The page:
“Ours is the first educated family in the tribe in Malkhangiri,” she says.
Mera number nou hain (My number is nine),” says Jayanti Buruda while smiling coyly – referring to ten of her other siblings.
Girls among the Koya tribe have a staggeringly low literacy level. “Girls hardly go to school, the literacy rate among girls is below 15 percent,” she adds. With little infrastructure for education and a strong tradition of early marriages within the community, most girls are bereft of any formal education.
However, encouraged by their father, Jayanti and her four sisters have been educated. “Ours is the first educated family in the tribe in Malkhangiri,” she says. Her sister, in fact, is the first graduate of the community.
Even the girls who go to school try to get just the minimum education to get a job,” she says. But Jayanti’s dream was far beyond being just a graduate. She wanted to become a journalist, a profession that was alien to her family and her community.
“My parents weren’t sure how to react to my decision. There wasn’t much money to educate me. Yet they supported me”
Jayanti studied journalism at the Central University of Odisha, 150 km away from home. “I couldn’t afford the hostel fees. Fortunately, a friend’s uncle and his family took me in. I lived in their home and completed my journalism course. They took care of me like their own daughter,”
Later she had to move to Bhubaneswar for her internship, but financial problems still came in her way. Help came in the form of filmmaker Biren Das, who took her in and trained her under his guidance.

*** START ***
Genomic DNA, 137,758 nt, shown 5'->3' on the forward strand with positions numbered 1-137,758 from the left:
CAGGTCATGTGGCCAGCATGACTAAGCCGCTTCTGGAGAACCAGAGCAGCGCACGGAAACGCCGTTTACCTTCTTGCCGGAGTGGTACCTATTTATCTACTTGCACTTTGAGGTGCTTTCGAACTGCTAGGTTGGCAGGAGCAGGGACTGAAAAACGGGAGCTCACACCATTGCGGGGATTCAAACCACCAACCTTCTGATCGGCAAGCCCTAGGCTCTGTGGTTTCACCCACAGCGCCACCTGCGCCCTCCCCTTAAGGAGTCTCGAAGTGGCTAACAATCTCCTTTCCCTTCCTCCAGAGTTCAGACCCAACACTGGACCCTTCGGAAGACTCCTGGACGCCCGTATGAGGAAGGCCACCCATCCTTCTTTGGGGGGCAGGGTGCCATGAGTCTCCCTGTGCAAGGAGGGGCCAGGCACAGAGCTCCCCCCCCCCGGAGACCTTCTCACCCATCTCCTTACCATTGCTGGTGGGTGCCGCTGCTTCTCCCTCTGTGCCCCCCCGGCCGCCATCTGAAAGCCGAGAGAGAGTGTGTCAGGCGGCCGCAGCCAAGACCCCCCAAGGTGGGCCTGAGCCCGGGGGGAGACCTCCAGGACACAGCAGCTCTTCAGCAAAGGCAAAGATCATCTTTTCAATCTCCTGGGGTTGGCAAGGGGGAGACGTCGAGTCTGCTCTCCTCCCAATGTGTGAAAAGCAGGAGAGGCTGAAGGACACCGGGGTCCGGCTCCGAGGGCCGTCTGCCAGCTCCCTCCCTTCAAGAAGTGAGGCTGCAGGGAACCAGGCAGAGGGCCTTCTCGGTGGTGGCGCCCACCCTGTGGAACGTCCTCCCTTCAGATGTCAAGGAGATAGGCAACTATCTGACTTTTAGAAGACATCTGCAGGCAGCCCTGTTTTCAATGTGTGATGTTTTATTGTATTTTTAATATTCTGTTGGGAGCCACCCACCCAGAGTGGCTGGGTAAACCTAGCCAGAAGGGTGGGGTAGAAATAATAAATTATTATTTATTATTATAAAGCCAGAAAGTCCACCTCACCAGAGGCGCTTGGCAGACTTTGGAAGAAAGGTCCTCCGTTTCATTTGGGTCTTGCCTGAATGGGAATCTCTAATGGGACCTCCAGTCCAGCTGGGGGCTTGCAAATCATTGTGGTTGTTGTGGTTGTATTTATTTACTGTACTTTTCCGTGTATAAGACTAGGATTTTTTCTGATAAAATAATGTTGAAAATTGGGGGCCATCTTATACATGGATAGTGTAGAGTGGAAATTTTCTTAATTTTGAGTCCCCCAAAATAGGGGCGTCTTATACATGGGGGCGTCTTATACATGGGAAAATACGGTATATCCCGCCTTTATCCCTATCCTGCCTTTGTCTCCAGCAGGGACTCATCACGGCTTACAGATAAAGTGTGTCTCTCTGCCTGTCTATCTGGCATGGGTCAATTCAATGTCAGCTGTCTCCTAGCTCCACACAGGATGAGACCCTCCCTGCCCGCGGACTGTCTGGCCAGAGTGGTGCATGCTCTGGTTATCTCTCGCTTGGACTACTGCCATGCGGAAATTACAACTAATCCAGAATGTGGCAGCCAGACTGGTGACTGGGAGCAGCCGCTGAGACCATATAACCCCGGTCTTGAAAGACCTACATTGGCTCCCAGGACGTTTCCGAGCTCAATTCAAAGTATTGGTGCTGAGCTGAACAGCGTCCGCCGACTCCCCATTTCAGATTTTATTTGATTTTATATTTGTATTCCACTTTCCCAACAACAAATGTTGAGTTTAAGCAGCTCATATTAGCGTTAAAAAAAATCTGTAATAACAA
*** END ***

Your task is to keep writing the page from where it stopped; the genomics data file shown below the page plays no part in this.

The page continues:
Today, she is an inspiration to many young girls from the Koya tribe, as the first female voice from the tribe to enter the mainstream media.
Jayanti currently works with Kalinga TV and reports from Malkangiri. Malkangiri is known as one of the most Naxalite-affected areas of Odisha. It also became home to Bangladeshi refugees who were rehabilitated from 1965 under the Dandakaranya Project. In the early 90s, thanks to the LTTE, Sri Lankan Tamil refugees were also rehabilitated here.
Jayanti’s dream to become a journalist has come true, but she still faces several challenges on the ground. “Being the only woman journalist on the field in Malkangiri is difficult. There is a lot of gender discrimination. Male colleagues seldom take me or my work seriously. I need to fight at every step,”
Apart from this, there is always the lingering suspicion of the police. “Because I am educated, a tribal, a woman and can speak English, the police think I am a Maoist,” she says.
Apart from being a journalist Jayanti also runs her NGO that focuses on education, especially for girls from her tribal community.
Jayanti stands at the crossroads of two worlds. I ask her if she has thought of leaving to a bigger city, for better prospects, maybe some more money. She looks determined and says, “This is where I belong. This is where my roots are. My education will be useless if I don’t work for my own community,”
Article and Interview by Lakshmi Karunakaran
First published on The Better India